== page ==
Erratic winds and the potential for dry lightning added to the challenges facing firefighters battling California’s largest wildfire, one of numerous blazes burning Monday across the U.S. West.
Over the weekend, the massive Dixie Fire merged with the smaller Fly Fire and tore through the remote Northern California community of Indian Falls.
The blaze had already leveled at least 16 houses and other structures, but a new damage estimate wasn’t immediately available because flames were still raging in the mountain area.
Gusty winds also hindered containment efforts and the problem could get worse with the predicted arrival later Monday of pyrocumulus clouds — literally meaning ” fire clouds ” — which can bring lightning and the risk of new ignitions.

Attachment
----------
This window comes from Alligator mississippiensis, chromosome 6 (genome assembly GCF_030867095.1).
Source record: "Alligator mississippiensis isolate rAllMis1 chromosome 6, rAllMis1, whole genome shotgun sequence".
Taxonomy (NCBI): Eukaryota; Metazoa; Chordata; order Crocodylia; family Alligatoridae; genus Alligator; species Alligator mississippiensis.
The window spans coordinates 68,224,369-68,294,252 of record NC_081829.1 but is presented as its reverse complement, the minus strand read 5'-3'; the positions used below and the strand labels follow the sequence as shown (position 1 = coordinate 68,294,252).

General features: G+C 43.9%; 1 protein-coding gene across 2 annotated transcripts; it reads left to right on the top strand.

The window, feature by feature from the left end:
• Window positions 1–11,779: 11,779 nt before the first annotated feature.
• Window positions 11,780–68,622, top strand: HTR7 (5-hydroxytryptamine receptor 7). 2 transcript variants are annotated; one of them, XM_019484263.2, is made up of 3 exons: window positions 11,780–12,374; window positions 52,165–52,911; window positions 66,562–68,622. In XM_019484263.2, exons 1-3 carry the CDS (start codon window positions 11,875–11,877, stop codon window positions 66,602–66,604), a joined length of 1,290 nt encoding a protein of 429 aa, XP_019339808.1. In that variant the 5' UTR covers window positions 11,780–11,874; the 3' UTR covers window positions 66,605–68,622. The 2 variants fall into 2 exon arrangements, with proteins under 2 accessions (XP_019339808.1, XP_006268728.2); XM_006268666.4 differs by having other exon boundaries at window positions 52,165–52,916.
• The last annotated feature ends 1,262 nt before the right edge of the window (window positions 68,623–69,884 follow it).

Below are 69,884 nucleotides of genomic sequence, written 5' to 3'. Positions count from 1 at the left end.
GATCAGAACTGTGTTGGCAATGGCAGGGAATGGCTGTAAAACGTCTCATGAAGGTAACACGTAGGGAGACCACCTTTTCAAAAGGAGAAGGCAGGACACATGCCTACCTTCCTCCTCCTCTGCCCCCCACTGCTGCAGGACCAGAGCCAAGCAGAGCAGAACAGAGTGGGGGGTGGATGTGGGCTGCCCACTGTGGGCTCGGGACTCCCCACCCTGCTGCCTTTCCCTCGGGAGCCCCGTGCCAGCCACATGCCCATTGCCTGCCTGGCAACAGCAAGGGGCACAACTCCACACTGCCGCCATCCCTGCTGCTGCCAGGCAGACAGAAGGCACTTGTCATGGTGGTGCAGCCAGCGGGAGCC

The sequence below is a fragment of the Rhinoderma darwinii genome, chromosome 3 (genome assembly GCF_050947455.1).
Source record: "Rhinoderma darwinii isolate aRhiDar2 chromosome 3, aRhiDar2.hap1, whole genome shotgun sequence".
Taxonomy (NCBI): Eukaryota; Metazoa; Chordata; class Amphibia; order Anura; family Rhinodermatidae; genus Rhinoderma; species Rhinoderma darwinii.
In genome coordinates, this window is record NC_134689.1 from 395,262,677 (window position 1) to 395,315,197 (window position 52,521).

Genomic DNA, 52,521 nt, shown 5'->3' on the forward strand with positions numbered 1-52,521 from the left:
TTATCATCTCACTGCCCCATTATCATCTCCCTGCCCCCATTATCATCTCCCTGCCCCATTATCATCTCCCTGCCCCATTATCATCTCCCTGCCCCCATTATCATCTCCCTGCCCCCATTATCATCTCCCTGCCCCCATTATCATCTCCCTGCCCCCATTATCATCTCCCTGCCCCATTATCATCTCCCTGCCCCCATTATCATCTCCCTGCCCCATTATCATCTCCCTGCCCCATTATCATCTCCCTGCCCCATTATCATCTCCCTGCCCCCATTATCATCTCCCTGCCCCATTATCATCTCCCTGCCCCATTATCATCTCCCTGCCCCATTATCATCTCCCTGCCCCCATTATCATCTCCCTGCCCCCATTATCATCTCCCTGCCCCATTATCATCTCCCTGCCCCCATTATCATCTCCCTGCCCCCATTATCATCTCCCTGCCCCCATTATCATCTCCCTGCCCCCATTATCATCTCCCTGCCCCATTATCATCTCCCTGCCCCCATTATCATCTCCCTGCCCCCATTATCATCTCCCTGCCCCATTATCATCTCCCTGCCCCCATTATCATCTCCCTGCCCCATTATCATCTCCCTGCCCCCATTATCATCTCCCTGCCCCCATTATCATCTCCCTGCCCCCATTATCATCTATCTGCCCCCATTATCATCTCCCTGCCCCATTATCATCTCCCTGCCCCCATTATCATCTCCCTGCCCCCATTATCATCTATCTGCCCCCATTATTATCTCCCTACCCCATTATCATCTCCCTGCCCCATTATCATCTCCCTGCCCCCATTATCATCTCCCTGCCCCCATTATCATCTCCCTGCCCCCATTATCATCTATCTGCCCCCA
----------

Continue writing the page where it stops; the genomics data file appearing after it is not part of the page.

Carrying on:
Fire officials said the blaze had charred nearly 309 square miles (800 square kilometers) of timber and brush in Plumas and Butte counties, about two hours northeast of Sacramento. It was 22% contained and more than 10,000 homes were still under threat.
Authorities were hopeful that improving weather will help them continue to make progress against the nation’s largest wildfire, the Bootleg Fire in southern Oregon.
It was 53% contained after scorching 640 square miles (1,657 square kilometers) of remote land.
On Monday, an additional crew of Oregon National Guardsmen were sent to help out the more than 2,200 people battling the blaze.
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